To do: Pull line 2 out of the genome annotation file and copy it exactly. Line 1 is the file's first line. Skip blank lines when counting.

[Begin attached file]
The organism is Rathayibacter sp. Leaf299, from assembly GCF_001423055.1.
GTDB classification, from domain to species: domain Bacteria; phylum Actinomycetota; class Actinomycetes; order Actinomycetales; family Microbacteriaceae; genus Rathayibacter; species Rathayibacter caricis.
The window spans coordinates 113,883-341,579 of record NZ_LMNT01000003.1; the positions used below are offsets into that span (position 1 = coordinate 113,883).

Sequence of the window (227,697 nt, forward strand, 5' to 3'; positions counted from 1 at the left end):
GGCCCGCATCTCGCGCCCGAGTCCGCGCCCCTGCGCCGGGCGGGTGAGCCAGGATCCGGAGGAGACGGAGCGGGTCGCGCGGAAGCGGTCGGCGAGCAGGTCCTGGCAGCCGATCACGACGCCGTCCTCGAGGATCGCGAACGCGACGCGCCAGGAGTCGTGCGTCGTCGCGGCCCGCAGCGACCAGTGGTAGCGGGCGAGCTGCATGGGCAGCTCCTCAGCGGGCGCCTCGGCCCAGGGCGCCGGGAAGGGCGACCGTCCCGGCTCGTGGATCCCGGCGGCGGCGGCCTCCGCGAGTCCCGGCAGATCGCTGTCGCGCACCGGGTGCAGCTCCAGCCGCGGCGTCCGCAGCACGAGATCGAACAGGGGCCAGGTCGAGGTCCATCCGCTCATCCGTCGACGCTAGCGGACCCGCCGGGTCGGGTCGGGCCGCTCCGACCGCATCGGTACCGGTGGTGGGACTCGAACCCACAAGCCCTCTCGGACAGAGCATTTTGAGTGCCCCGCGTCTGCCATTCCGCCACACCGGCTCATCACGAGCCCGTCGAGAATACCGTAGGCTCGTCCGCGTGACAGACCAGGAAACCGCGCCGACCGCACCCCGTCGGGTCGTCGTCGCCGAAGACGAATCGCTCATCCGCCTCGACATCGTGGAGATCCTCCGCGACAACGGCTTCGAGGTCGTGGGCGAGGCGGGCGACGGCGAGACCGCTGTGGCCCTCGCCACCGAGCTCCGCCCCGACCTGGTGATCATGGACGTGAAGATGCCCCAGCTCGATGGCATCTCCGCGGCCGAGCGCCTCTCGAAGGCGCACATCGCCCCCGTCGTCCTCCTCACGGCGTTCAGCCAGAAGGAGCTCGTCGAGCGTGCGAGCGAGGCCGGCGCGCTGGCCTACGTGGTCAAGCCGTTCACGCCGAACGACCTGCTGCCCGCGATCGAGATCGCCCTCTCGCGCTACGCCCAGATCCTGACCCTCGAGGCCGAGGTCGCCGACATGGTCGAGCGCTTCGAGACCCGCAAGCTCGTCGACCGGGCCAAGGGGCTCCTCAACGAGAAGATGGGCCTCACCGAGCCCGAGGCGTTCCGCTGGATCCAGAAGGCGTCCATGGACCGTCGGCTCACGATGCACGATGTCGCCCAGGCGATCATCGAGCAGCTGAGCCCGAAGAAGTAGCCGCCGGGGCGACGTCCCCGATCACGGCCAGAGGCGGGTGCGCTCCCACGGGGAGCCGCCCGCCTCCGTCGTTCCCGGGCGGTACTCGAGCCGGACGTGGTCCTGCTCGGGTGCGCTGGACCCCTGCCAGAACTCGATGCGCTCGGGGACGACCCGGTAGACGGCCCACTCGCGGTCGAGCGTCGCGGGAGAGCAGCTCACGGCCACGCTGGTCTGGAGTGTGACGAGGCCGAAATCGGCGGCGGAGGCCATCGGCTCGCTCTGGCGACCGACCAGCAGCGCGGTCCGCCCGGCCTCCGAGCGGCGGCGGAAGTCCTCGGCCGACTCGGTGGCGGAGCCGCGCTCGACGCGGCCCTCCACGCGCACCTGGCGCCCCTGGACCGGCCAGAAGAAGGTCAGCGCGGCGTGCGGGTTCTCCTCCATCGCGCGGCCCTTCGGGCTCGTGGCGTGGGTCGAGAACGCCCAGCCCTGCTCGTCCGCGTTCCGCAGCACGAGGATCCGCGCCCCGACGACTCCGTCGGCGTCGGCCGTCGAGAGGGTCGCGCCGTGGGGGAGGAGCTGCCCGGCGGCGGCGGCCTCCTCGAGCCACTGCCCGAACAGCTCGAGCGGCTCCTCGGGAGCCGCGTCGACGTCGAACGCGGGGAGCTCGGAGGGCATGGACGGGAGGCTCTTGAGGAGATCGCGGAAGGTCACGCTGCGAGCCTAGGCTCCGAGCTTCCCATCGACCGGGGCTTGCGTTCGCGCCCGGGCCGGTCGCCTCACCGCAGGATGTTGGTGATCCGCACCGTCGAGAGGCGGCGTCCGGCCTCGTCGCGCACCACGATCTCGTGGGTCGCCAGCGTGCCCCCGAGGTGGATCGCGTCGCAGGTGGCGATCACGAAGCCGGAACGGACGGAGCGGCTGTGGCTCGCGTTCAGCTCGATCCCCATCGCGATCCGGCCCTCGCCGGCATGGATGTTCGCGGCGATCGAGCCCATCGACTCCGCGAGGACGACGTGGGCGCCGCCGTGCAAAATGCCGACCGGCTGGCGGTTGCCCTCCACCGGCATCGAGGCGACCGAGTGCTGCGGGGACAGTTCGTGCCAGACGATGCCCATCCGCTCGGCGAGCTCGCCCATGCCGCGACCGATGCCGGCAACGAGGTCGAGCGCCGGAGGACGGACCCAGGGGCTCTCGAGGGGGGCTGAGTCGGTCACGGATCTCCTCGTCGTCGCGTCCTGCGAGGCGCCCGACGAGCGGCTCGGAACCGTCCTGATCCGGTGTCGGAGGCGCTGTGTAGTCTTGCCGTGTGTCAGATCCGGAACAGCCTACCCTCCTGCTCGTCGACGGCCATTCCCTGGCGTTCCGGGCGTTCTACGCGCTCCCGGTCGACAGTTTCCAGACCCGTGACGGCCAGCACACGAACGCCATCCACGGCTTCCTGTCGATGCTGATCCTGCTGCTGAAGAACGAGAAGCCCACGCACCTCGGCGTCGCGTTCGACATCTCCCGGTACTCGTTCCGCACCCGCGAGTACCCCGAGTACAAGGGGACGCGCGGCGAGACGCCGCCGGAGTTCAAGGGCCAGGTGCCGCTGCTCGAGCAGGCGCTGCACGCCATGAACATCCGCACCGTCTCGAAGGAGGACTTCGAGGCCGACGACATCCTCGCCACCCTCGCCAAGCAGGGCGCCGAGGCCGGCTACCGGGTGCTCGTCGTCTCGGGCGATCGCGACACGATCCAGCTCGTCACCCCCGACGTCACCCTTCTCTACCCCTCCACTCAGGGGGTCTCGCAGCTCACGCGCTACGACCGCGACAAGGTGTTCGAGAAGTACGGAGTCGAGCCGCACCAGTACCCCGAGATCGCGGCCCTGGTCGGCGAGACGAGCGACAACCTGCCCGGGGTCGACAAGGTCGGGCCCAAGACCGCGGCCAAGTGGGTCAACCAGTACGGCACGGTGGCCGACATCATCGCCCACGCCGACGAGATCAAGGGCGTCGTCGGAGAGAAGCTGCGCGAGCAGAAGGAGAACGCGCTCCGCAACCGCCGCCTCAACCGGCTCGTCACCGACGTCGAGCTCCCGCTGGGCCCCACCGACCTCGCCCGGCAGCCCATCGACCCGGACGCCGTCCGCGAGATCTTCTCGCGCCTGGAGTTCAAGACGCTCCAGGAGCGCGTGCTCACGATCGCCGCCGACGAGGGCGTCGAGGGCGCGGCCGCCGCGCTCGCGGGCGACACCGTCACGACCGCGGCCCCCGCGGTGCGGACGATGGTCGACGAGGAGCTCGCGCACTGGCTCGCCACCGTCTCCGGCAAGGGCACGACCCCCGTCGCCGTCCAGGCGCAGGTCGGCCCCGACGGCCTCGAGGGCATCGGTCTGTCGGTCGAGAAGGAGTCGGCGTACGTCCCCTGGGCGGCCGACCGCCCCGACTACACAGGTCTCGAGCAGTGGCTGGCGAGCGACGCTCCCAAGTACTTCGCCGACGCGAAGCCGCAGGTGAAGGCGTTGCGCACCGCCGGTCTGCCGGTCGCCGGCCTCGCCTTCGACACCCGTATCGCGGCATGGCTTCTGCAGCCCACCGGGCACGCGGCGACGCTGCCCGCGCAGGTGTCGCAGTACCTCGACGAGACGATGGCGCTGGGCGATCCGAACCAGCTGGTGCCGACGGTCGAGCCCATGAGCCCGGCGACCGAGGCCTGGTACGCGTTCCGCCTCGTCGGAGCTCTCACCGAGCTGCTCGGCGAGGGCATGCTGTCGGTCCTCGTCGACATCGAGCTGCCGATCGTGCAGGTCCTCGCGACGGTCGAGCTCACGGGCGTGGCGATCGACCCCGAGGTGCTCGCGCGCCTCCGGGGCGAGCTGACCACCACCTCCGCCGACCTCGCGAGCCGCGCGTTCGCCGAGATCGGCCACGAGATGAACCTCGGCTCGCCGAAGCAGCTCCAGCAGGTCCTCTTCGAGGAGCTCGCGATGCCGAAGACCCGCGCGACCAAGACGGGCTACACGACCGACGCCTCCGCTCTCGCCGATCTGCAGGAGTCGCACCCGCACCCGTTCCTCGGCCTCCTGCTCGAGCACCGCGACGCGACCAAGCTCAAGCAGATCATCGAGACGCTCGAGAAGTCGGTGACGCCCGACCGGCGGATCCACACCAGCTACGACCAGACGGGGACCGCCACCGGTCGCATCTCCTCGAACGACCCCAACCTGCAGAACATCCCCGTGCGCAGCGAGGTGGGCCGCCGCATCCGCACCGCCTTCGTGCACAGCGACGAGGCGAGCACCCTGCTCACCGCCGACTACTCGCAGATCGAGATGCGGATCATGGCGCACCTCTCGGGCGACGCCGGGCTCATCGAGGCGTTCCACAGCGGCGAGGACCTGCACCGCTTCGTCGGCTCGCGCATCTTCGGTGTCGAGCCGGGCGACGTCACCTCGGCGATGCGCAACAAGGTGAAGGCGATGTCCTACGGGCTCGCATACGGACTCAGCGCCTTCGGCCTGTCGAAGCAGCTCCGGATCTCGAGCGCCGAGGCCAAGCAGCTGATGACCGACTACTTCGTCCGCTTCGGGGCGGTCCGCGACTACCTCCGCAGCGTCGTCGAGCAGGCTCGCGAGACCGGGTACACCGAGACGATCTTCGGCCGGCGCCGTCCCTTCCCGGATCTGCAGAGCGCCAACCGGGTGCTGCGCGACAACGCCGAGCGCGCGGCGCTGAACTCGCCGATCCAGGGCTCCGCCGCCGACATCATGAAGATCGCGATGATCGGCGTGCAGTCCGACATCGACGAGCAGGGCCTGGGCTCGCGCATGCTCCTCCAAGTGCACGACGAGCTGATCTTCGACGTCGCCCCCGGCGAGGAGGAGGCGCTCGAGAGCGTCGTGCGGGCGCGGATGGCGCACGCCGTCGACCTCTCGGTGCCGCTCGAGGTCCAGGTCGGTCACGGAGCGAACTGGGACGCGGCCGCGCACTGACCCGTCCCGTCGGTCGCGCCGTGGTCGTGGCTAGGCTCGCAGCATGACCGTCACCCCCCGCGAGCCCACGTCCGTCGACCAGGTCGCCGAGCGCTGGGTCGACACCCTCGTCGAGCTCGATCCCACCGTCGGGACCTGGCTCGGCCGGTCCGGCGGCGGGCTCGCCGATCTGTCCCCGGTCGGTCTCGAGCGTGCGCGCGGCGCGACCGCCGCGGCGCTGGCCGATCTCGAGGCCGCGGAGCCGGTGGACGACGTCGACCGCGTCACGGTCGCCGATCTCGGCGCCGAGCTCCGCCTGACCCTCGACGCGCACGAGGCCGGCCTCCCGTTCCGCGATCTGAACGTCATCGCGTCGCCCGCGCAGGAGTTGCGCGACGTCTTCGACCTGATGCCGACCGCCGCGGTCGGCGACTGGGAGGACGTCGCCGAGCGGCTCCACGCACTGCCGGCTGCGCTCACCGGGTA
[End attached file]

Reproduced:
GTDB classification, from domain to species: domain Bacteria; phylum Actinomycetota; class Actinomycetes; order Actinomycetales; family Microbacteriaceae; genus Rathayibacter; species Rathayibacter caricis.